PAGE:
Trash talk

One of the selling points for Kitimat since the last millennium has been that it is a “marvel of industry and nature.”

One of the selling points  for Kitimat since the last millennium has been that it is a “marvel of industry and nature.”

In other words, while we have always been an industrial town, we  are also blessed with natural beauty.

Super Natural Kitimat, if you like.

The tourism guide that the Northern Sentinel has produced for more than two decades has pushed that message, always including a list of trails that visitors could enjoy.

So imagine you are out on a hike looking forward to enjoying what we have to offer.

You decide to take on Craig’s Trial which runs up into the Robinson Lake area.

And you round a corner and see the scene shown in the photo above.

How’s your Super Natural Kitimat experience going now?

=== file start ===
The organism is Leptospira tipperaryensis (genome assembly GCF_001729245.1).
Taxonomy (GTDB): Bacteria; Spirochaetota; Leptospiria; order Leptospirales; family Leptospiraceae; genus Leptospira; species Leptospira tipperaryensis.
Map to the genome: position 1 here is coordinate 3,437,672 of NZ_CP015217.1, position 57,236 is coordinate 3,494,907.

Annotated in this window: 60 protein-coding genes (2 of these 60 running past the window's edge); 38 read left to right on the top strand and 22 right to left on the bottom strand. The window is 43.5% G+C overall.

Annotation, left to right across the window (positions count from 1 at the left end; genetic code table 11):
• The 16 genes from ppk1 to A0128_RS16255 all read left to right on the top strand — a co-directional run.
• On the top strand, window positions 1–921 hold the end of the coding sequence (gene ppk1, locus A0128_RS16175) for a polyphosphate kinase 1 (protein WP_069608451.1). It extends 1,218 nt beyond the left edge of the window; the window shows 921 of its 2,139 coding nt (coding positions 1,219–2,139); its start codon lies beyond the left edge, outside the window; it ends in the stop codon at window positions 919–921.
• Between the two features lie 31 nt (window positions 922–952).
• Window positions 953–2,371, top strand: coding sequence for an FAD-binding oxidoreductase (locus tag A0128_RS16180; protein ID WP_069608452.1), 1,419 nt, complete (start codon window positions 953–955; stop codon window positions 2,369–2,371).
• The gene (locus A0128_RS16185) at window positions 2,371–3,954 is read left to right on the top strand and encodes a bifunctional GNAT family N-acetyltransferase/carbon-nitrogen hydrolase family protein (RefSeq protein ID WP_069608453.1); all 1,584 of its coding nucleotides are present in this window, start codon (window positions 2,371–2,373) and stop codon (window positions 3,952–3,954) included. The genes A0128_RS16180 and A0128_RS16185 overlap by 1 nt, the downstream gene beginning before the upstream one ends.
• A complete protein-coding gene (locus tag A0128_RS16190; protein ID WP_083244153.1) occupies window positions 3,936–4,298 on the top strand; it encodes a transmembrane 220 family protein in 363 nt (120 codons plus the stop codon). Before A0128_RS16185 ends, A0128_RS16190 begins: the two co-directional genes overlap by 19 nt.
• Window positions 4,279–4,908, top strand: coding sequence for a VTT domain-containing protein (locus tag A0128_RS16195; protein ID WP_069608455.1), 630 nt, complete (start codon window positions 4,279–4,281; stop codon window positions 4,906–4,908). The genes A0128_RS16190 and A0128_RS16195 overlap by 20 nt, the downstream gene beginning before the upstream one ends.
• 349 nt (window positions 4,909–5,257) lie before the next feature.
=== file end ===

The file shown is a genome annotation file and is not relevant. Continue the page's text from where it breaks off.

So what’s the city going to do about it?

Absolutely nothing.

That’s because the trail is outside of municipal boundaries, it’s Kitimat-Stikine regional district territory.

So the city is off the hook.

However, readers may remember similar photos a few months back of similar piles of trash, furniture and assorted garbage on a trail near Cablecar, well within city boundaries.

And members of a local hiking group tell me the story is the same in the Hirsch Creek area, again within municipal boundaries.

Of course all the garbage is now buried beneath the snow so it’s a case of out of sight, out of mind.

But Spring will come and those unsightly messes are going to reappear.

And probably the pile will be added to by inconsiderate people who can’t be bothered to take advantage of the quite adequate opening hours of the local landfill.

And what will the city do then?

Hopefully, given Spring is months away yet, it will have devised a way of tackling this problem so as to protect the community image that it portrays.



Malcolm Baxter